Plans of Safe Care: Bridging the Gap for Families Affected by Substance Use Disorder

On April 23, 2024, the National Governors Association Children and Families team hosted the monthly Human Services Policy Advisors Institute on state levers for implementing and monitoring plans of safe care.


Governors are grappling with the rising rates of substance use, especially among expecting mothers. According to the National Institute on Drug Abuse at the National Institutes of Health, rates of overdose deaths among pregnant women aged 35 – 44 tripled between 2018 and 2021. Expecting mothers can be discouraged from seeking help by systemic influences, like penalization and stigma. Governors and state leaders are charged with implementing programs that ensure child welfare and safety while still supporting the needs of pregnant and postpartum women affected by substance use disorder.

Plans of Safe Care (POSC), a component of the Child Abuse Prevention and Treatment Act (CAPTA), requires various entities, including the delivery hospital, to collaborate, develop, update, implement, and monitor recovery and care plans for infants and family members affected by substance use disorder during pregnancy.


  • Kimberly Coe, Program Director, National Center on Substance Abuse and Child Welfare
  • Sean Couch, Senior Programs Associate, National Center on Substance Abuse and Child Welfare

Key Takeaways

  • Plans of Safe Care help states and territories build capacity for birthing hospitals and the child welfare system to support at-risk families by reducing stigma and providing equitable access to resources.
  • Three *Key* components of successful Plans of Safe Care:
    • Notification (not necessarily a referral) to the Child Welfare system
      • Plan of Safe Care developed by the provider (birthing center, hospital, etc.)
      • State and Territory monitoring and oversight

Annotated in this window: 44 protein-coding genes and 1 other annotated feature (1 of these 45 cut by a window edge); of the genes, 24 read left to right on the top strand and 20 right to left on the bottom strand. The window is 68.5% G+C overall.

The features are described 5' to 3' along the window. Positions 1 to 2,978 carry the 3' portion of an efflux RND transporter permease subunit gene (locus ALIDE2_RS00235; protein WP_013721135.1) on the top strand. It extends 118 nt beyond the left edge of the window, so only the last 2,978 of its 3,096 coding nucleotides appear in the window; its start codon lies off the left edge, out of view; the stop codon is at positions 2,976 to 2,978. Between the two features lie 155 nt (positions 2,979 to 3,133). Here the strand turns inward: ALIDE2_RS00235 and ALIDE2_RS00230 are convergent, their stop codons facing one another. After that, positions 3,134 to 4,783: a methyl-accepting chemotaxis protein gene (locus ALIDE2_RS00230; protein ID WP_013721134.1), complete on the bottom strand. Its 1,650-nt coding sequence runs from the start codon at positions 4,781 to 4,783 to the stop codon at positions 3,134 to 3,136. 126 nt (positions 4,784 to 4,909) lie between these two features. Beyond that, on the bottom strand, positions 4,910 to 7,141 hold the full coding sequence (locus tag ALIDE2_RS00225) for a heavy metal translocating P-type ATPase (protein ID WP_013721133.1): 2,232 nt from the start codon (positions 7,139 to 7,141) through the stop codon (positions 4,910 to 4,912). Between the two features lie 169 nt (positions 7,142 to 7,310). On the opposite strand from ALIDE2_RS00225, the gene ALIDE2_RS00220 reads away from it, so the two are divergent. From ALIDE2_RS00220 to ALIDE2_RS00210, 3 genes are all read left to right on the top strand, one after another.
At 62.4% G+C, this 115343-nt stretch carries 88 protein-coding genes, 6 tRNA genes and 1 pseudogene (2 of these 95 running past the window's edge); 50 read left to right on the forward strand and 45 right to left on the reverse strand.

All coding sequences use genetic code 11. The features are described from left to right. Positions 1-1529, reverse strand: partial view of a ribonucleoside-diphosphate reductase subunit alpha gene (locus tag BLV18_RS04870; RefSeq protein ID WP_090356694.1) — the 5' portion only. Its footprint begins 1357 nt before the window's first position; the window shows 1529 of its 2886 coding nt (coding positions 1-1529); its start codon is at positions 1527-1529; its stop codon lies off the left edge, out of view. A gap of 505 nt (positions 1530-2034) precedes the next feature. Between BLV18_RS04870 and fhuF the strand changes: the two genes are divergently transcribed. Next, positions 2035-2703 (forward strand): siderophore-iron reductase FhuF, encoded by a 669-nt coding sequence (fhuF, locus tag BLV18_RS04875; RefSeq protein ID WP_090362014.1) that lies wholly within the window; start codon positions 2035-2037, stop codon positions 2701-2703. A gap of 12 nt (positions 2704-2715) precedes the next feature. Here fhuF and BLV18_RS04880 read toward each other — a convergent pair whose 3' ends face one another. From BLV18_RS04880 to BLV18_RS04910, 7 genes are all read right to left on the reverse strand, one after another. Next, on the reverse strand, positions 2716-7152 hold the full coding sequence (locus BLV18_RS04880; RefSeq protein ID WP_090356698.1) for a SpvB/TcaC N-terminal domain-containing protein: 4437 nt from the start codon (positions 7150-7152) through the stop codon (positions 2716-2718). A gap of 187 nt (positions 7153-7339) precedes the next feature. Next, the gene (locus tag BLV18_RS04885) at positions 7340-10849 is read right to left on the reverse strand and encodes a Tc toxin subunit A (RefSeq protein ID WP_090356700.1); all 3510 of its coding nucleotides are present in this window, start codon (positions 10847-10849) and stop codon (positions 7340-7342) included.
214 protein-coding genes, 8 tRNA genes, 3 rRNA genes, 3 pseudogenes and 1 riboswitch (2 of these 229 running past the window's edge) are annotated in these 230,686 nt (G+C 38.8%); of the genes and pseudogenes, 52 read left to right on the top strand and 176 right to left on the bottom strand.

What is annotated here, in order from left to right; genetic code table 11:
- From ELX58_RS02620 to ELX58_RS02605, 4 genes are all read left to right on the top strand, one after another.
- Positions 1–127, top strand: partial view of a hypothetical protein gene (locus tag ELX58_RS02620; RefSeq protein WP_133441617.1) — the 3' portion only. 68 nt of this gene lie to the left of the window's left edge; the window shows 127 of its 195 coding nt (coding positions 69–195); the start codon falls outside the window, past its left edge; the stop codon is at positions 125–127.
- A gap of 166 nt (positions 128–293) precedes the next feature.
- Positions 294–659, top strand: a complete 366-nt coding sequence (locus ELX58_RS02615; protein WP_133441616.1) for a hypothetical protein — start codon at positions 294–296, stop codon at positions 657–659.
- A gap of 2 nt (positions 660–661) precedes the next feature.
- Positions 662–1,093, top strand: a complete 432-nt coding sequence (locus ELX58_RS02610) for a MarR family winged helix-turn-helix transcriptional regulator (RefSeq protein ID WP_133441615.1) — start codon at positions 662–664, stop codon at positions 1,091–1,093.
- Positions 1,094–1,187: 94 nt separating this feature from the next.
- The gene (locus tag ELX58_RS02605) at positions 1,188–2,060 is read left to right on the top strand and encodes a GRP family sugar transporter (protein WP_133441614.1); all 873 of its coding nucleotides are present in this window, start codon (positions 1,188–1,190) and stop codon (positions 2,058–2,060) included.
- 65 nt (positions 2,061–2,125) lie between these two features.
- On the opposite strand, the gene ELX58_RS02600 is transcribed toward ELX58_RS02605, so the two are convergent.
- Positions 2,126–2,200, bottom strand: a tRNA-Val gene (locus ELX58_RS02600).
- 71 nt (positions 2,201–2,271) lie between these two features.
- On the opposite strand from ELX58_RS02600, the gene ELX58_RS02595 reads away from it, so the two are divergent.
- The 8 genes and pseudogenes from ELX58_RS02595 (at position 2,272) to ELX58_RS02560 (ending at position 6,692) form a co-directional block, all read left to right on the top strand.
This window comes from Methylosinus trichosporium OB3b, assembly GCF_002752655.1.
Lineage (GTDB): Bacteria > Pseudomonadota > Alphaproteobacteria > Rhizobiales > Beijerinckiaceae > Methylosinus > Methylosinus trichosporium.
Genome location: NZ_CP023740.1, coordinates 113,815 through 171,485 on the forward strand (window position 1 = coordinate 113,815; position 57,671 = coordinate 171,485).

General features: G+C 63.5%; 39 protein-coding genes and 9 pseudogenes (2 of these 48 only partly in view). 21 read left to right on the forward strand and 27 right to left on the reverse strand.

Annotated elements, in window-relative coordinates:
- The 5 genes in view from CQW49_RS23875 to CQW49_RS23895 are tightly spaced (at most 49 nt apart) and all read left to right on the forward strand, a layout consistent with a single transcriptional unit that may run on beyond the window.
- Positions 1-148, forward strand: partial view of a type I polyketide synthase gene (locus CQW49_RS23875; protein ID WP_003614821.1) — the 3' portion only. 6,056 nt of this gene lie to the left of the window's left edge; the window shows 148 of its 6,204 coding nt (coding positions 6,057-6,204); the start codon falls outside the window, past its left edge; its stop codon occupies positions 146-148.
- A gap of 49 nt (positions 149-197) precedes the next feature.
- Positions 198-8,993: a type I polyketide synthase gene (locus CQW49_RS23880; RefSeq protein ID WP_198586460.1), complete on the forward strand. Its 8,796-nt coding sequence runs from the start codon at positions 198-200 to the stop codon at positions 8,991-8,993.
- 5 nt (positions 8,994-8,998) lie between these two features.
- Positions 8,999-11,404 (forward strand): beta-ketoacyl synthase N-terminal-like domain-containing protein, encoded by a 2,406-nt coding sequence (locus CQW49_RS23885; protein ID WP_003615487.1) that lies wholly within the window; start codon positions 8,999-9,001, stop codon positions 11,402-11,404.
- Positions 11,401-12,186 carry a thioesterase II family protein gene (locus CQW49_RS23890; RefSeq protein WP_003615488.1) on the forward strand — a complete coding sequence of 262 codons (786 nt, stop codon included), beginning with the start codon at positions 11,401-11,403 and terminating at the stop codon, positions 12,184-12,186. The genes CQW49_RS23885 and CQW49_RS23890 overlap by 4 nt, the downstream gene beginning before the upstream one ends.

• Oklahoma is leveraging cross-system collaboration and initiative alignment while Washington is growing their community-based approach to supporting Plans of Safe Care, where community-based organizations take a lead role in connecting families to resources and wrap around supports in partnership with the state.
  • The National Center for Substance Abuse and Child Welfare is supporting 10 states to improve outcomes for families and stands ready to support in-depth technical assistance for states and territories.

Presentation: Highlights of the National Center’s work to support capacity building and family outcomes across the country.

Key Lessons from State Plans of Safe Care Implementation:

  • Build capacity to identify and support at-risk families with family-centered services prior to the birth event and child welfare involvement
  • Ensure continuity and coordination of services across multiple systems/departments with Plans of Safe Care
  • Prioritize approaches that support all families’ needs, with special attention to groups that may be overrepresented in the child welfare system, such as families of color.
  • Examine stigma and differences in values/ perceptions toward pregnant and parenting women with substance use disorders and how those attitudes are reflected in policies
  • Engage local partners and stakeholders to translate statewide policy into local implementation

Key Practice Implications:

  • States continue to adapt and modify their strategies
  • Aligning with parallel initiatives allows states to coordinate changes across systems and expand equitable access to care
  • Shifting to POSC implemented/enacted prenatally allows states to change the current reactive approach to a proactive, prevention-minded approach and helps mitigate crises at delivery

A recording of this meeting is available for participants, please email Ekaan Ahmad ( for access.